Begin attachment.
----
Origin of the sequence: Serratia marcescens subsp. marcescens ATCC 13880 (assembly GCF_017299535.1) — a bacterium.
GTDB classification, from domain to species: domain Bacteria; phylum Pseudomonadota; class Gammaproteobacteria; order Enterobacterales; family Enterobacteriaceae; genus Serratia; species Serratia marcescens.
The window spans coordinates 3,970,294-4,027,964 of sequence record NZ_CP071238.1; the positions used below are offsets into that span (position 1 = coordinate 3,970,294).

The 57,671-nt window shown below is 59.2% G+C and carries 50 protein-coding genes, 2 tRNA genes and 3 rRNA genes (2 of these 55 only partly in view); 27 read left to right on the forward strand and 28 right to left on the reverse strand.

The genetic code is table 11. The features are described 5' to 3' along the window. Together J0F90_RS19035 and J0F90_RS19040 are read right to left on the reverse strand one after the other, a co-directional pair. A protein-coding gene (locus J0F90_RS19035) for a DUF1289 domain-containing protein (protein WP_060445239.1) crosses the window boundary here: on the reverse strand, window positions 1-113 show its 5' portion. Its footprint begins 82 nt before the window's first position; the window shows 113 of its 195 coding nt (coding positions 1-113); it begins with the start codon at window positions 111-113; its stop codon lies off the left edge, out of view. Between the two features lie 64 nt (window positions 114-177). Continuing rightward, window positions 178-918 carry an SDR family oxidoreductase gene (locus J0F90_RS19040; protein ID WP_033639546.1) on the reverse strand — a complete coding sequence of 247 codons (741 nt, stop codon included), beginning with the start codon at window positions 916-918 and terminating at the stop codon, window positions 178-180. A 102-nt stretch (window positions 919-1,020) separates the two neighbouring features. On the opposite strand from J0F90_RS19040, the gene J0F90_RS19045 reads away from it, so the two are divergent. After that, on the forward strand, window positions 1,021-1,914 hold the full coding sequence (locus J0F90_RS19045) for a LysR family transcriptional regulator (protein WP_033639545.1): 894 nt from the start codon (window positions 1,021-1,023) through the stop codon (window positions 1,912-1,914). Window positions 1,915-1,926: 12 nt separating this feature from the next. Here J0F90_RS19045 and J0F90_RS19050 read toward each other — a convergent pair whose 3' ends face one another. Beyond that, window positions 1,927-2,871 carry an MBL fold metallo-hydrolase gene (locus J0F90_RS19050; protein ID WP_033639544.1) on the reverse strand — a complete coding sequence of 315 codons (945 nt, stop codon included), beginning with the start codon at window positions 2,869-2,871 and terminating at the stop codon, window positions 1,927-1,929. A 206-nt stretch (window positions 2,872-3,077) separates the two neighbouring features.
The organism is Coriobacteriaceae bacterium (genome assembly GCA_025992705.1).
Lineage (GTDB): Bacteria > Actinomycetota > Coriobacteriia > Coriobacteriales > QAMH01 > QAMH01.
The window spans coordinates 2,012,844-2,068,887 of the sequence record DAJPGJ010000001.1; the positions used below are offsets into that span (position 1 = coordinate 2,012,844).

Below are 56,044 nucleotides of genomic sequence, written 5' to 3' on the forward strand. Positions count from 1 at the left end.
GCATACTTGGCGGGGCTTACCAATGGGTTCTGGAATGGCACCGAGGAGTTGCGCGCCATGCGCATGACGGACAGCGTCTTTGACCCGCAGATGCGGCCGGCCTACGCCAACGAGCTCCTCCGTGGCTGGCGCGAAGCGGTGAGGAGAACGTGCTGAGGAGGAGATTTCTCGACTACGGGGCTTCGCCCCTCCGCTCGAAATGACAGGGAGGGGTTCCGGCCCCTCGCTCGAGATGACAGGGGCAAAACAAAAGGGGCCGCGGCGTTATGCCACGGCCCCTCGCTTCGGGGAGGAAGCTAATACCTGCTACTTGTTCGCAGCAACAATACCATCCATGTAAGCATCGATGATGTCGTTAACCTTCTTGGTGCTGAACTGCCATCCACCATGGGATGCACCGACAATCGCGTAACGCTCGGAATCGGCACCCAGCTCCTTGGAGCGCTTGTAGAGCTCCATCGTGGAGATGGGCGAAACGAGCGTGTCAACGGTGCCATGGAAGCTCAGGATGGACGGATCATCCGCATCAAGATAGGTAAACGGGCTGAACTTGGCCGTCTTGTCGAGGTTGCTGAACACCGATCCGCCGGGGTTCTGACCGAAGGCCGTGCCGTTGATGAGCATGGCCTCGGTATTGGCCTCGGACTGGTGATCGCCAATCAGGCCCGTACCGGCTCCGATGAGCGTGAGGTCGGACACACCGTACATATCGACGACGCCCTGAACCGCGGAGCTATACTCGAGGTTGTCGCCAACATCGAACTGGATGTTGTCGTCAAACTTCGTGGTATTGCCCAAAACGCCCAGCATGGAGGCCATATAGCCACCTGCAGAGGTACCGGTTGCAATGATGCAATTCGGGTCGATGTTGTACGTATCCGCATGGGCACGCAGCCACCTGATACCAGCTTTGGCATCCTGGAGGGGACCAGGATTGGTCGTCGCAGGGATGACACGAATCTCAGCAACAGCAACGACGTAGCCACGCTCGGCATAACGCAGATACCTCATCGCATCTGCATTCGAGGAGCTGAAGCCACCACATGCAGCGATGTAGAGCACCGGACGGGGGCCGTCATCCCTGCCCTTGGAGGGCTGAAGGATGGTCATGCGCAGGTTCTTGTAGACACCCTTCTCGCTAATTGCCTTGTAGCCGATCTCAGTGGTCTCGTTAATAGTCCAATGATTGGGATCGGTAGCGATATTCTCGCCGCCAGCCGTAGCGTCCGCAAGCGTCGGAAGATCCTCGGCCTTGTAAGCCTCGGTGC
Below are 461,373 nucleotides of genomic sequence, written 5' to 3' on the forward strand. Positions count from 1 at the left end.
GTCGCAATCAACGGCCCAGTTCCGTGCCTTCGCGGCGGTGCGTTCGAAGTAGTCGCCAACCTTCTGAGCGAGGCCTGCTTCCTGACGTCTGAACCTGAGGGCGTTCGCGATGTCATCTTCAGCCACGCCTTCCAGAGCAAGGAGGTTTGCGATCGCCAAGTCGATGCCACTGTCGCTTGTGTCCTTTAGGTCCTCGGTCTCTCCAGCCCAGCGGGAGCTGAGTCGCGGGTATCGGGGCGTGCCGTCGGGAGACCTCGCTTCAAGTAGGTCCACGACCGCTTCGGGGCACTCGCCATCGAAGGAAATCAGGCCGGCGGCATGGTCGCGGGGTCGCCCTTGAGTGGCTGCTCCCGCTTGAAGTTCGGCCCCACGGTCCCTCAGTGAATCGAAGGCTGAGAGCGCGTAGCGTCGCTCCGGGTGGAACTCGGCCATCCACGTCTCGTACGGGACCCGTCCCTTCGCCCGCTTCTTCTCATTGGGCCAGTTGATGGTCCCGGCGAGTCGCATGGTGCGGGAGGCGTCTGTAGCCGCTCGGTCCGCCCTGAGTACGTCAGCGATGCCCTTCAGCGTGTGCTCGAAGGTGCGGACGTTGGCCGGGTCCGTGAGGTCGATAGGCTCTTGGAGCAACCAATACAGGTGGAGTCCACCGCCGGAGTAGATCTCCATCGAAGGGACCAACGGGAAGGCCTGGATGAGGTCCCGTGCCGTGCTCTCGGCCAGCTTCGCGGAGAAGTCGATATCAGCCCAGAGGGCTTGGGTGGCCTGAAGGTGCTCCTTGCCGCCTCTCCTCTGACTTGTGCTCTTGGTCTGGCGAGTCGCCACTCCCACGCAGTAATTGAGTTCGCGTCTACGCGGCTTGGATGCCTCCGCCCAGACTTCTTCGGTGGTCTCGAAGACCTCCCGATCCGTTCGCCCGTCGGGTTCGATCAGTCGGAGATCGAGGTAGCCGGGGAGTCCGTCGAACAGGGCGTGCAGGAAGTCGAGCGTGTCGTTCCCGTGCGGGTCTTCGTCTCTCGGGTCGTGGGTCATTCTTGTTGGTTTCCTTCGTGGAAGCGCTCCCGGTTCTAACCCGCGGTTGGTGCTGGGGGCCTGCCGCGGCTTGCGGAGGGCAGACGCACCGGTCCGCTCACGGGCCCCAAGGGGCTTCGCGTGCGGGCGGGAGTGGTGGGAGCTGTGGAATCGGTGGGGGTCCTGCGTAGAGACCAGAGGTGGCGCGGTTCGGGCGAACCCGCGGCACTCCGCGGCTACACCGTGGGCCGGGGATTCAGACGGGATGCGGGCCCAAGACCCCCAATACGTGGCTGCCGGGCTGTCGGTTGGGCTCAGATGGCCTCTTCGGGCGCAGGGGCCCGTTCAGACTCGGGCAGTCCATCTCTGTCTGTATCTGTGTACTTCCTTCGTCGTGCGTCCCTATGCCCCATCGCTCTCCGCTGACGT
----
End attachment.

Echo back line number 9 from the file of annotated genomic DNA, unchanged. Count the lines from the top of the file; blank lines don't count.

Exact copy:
Below are 56,044 nucleotides of genomic sequence, written 5' to 3' on the forward strand. Positions count from 1 at the left end.